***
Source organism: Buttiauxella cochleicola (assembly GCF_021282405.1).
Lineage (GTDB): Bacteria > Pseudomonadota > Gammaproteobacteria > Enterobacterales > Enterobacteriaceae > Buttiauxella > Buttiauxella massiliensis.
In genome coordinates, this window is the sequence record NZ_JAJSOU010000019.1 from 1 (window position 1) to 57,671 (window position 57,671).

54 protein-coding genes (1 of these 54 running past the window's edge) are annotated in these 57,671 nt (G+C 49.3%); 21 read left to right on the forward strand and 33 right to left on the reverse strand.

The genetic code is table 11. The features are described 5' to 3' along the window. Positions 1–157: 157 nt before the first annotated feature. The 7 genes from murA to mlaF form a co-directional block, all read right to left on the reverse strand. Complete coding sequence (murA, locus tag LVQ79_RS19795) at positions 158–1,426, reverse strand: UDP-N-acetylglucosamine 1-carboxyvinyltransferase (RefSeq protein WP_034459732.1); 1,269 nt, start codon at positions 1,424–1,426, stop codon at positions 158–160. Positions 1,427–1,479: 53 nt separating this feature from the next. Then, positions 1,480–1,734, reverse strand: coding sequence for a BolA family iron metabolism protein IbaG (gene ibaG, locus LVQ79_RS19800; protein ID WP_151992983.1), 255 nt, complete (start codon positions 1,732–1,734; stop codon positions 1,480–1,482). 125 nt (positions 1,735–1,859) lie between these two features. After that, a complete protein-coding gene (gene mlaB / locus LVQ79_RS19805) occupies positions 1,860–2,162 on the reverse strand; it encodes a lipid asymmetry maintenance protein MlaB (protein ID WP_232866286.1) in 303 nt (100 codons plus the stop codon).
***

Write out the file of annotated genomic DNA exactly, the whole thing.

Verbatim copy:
Source organism: Buttiauxella cochleicola (assembly GCF_021282405.1).
Lineage (GTDB): Bacteria > Pseudomonadota > Gammaproteobacteria > Enterobacterales > Enterobacteriaceae > Buttiauxella > Buttiauxella massiliensis.
In genome coordinates, this window is the sequence record NZ_JAJSOU010000019.1 from 1 (window position 1) to 57,671 (window position 57,671).

54 protein-coding genes (1 of these 54 running past the window's edge) are annotated in these 57,671 nt (G+C 49.3%); 21 read left to right on the forward strand and 33 right to left on the reverse strand.

The genetic code is table 11. The features are described 5' to 3' along the window. Positions 1–157: 157 nt before the first annotated feature. The 7 genes from murA to mlaF form a co-directional block, all read right to left on the reverse strand. Complete coding sequence (murA, locus tag LVQ79_RS19795) at positions 158–1,426, reverse strand: UDP-N-acetylglucosamine 1-carboxyvinyltransferase (RefSeq protein WP_034459732.1); 1,269 nt, start codon at positions 1,424–1,426, stop codon at positions 158–160. Positions 1,427–1,479: 53 nt separating this feature from the next. Then, positions 1,480–1,734, reverse strand: coding sequence for a BolA family iron metabolism protein IbaG (gene ibaG, locus LVQ79_RS19800; protein ID WP_151992983.1), 255 nt, complete (start codon positions 1,732–1,734; stop codon positions 1,480–1,482). 125 nt (positions 1,735–1,859) lie between these two features. After that, a complete protein-coding gene (gene mlaB / locus LVQ79_RS19805) occupies positions 1,860–2,162 on the reverse strand; it encodes a lipid asymmetry maintenance protein MlaB (protein ID WP_232866286.1) in 303 nt (100 codons plus the stop codon).